“But resistance is not always enough,” de Mattei argued. He said situations may arise when the laity must separate themselves from errant shepherds, and here balance is also needed.

“We are talking about a spiritual and moral separation, which does not question, on the juridical level, the legitimacy of those who govern the Church,” he explained, comparing it to that lawful parting of spouses who cease living together but without divorcing or saying their marriage is invalid.

“If the ecclesiastical authority were then to impose canonical sanctions against those who remain faithful to Tradition, it would provoke a formal division in the Church,” he explained. In such cases, “the responsibility for rupture” would fall to the authorities “who exercised their power illegitimately,” and not on those who, respecting canon law, only remained faithful to their baptism.

The Catholic historian also warned the laity not to rashly reject the validity of Pope Francis’ papacy should such sanctions be imposed. He said the correct response would be: “These sanctions are unjust and illegitimate, even if you are, until proven otherwise, the legitimate Pope.” 

“Until proven otherwise” means that a pope can lose his pontificate for a variety of reasons, including heresy, but these reasons must be “incontrovertible,” he said.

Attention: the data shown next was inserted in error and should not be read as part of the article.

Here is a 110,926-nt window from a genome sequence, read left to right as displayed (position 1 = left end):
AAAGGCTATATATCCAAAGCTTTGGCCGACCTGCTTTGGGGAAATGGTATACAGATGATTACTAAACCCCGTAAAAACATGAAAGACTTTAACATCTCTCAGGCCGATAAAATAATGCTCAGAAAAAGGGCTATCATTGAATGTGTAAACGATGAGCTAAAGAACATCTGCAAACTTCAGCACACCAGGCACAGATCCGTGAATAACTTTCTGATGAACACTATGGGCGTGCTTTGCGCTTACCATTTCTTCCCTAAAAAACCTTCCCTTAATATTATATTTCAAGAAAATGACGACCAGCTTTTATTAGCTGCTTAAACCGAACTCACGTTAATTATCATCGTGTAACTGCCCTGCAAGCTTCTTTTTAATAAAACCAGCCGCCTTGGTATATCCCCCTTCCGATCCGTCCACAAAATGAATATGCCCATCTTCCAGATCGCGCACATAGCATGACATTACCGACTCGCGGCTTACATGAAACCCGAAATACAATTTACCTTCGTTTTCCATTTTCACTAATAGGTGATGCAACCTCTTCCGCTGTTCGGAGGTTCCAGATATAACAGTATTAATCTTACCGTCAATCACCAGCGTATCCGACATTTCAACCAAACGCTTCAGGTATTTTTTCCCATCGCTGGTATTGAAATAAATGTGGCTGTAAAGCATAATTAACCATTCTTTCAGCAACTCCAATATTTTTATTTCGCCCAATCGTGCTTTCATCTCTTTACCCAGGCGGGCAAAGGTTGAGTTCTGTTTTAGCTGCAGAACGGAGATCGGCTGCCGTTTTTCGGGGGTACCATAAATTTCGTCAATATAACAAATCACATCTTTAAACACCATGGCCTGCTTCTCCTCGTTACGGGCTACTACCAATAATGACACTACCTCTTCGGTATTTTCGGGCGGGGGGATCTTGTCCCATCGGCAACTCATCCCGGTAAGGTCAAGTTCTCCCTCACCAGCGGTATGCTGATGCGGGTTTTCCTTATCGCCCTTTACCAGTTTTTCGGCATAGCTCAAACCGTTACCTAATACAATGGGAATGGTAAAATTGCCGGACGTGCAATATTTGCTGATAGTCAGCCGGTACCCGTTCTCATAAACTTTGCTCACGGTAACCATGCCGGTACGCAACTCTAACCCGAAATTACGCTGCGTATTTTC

Heresy or the invalidity of a papal election must be “manifest” and “widely known to the whole Church,” he explained, because the Church is a visible society and not an invisible sect. It is therefore not enough that the Pope “professes or publicly favors heresy; it must be perceived as such by Catholic public opinion,” he added. 

De Mattei noted that bishops, but especially cardinals (as electors and counsellors to the Pope) must see the heresy or invalidity of an election, and see its consequences. “Until then,” he said, “a Pope must be considered legitimate.” 

To date, none of the cardinal electors who participated in the 2013 conclave have publicly questioned the validity of Pope Francis’ papacy.

The bigger question

But Prof. de Mattei said the “bigger question” we need to look at is how we got here. “How did we arrive at having to imagine our own spiritual and moral separation “even from the Supreme Pastor, who at the moment is Jorge Mario Bergoglio?”